If the samples were chosen to be representative of a population then the numbers would not depened on the install bases of either Windows 2000 or Windows Vista, provided both install bases are comparable. And during the six-month study, according to the statistics gatherd by w3schools (http://w3schools.com/browsers/browsers_os.asp), the install bases of both OSs were comparable. I understand that the statistics could be biased, but this is the best I have. I only wish that the top ranked sites (http://www.quantcast.com/top-sites-1) published similar information on regular basis.
You could also say that since Windows 2000 is an old OS the targeted attacts are less frequent. I would agree with this, and even more so if I saw supporting data. Nevertheless, the numbers shown in the study are indeed alarming, especially considering all the work that had been done around UAC.
Rooperi - of course mandating signed executables (implying that only trusted code will execute) is one way to help though think of everything that breaks when you do that. And I should note that you can do this today - though we dont mandate it because of the application compatibility implications. Try this for a moment.
Go into group policy and switch on the policy for "User Account Control: Only Elevate executables that are signed and validated". Its under the local machine policy security node. Then go try and install an msi package or ten.
Tell me how many actually elevate to allow you to install.
Then think: Can you imagine the outcry of forcing the entire developer ecosystem to get their applications signed for every executable they write and have written - past and present?
Further to this, can you imagine every consumer with all their old applications they have had for years now breaking because of this?
George - firstly thanks for taking the time to reply with helpful information on market platform trends. Its interesting that Windows 2000, according to this w3schools site, only has now 3.3% market. Maybe that is affecting the data...
I still, without seeing the test methodology or data, find it ridiculous to believe that Windows 2000 is more secure than Vista. That said I do agree with one of the statements, that Vista PCs still require anti virus and that the protections we have put in place are no silver bullet. We have never stated otherwise.
Especially when users are so willing to click consent prompts that warn them and trust anything they download, run and execute.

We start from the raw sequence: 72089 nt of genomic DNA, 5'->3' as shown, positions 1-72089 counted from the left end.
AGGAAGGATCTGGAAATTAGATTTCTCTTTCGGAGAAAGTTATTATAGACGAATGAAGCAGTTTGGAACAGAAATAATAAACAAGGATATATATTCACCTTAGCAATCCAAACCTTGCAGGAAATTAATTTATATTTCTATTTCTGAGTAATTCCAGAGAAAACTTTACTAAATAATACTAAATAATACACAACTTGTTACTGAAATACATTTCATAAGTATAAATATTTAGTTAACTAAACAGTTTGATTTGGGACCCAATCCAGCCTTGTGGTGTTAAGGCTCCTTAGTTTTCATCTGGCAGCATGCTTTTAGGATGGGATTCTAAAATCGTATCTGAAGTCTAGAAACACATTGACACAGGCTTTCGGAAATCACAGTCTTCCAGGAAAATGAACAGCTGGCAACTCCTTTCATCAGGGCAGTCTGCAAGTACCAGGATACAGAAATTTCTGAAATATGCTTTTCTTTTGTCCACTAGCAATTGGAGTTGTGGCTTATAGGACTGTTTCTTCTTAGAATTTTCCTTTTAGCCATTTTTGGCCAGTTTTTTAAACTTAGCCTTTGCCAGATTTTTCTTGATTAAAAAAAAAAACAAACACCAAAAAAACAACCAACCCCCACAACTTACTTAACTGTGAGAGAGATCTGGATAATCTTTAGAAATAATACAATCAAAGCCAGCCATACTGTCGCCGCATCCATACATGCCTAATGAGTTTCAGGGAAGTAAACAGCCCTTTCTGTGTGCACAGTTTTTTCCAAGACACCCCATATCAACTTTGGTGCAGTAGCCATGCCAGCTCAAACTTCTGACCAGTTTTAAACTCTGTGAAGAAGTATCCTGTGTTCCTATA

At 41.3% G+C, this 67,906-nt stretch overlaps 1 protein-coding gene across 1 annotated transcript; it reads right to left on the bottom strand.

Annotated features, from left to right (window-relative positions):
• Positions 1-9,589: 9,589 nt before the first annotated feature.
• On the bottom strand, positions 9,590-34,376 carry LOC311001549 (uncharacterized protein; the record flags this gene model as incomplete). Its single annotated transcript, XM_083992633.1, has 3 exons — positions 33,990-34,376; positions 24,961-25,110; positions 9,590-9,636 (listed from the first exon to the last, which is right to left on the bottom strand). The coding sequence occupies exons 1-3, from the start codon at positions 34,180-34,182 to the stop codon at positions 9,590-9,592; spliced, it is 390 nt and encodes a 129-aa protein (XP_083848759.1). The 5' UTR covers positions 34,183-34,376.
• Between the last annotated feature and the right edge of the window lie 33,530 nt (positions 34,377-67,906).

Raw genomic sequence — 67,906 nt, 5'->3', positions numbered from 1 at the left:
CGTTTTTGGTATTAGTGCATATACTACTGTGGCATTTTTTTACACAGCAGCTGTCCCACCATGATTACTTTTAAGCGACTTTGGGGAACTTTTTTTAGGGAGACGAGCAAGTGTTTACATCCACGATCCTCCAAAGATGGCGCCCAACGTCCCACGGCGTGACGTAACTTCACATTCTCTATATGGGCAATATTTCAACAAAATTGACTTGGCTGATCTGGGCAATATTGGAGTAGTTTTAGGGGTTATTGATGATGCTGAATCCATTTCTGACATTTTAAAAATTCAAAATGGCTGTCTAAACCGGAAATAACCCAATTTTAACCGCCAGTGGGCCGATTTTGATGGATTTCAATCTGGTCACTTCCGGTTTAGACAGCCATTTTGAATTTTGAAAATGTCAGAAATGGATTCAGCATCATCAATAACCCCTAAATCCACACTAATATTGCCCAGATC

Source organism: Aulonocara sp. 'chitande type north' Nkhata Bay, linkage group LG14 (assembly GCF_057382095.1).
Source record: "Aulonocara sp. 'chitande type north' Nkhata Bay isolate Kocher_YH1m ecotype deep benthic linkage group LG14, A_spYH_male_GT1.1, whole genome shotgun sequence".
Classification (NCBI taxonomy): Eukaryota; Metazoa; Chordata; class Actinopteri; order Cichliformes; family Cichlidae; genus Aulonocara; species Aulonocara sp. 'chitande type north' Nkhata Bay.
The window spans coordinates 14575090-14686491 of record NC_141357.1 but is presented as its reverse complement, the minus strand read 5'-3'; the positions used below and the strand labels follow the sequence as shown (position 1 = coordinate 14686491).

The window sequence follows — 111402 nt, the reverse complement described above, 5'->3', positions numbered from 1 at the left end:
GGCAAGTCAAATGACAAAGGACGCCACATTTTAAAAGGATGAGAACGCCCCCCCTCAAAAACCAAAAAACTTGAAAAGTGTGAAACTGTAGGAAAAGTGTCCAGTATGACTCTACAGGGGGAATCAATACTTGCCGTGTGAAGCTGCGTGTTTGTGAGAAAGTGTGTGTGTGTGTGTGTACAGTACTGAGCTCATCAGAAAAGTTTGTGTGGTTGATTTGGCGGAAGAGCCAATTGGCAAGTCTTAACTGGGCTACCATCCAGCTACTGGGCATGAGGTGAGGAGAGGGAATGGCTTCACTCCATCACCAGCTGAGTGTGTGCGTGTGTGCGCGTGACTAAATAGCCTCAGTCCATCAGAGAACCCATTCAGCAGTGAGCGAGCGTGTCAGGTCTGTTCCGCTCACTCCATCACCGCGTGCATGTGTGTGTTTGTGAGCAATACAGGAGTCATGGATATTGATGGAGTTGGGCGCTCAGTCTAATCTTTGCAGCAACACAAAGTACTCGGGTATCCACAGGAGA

Lets look at a few things:
1. To date theres been a handful of critical issues with Vista requiring a patch. Of those, many also affected Win2k. If a vulnerability was being exploited out of one of these patches it would also affect Win2k.
2. Of the viruses and trojans target Windows execution; If they run on Vista, they run on Win2k.
3. A good portion of the APIs that exist in Vista exist in Win2k.
4. IE6 runs on Win2k and IE7 runs on Vista. Firefox fans aside, most people would agree that IE7 is a much more secure browser than IE6.
5. Most consumers (like 99% of them) run their interactive user session on a Windows PC as a local admin. Vista restricts this through a split token requiring elevation to gain administrative access for anything that affects the integrity of the machine. Windows 2000 allows everything in that shell session to run as admin including IE.
Theres a whole bunch of reasons that affect "studies" like this. Without seeing the methodology its hard to make a judgement though I find it very, very difficult to take this "study" seriously.
Windows Vista is, apparently, less secure than Windows 2000. An analysis of threat data collected over a six month period by security software developer PC Tools suggests that despite a bottom-up code rewrite and the uber-annoying User Account Control
This latest revelation that Vista is less secure is further evidence that more needs to be done limiting user control of fundamental systems. The issue isn't whether education will prevent users from executing "dodgy" code - it is whether we allow dodgy code to run on a system. One of the most obvious facts of security IMHO is that you can NEVER educate a user in a substantial enough way to prevent security issues. What is needed is for ActiveX to have more of the JVM like sandbox features to stop nasty code from executing (NOTE: I am not saying Java is perfectly secure or better, just that some of the JVM controls are well planned to prevent harmful execution). In any event, whether Vista is more or less secure that 2000 remains to be seen - I personally don't get hosed on either OS ^_^
Let's stop this education approach and move into the prison approach... total lockdown.
Vista's UAC is so bloody annoying and interferes so much with legitimate work, that practically all users I know who are using Vista have turned it off. In fact, I know only one person who hasn't; he keeps Vista on a separate partition from all installed programs; according to him, in such a setup the UAC pops up its annoying dialogs less often.
Microsoft have still a lot to learn about security. We who have been professionals in this field for decades learned long time ago that a pop-up dialog saying essentially "Foo bar, click here to make this go away" is *not* going to protect the user.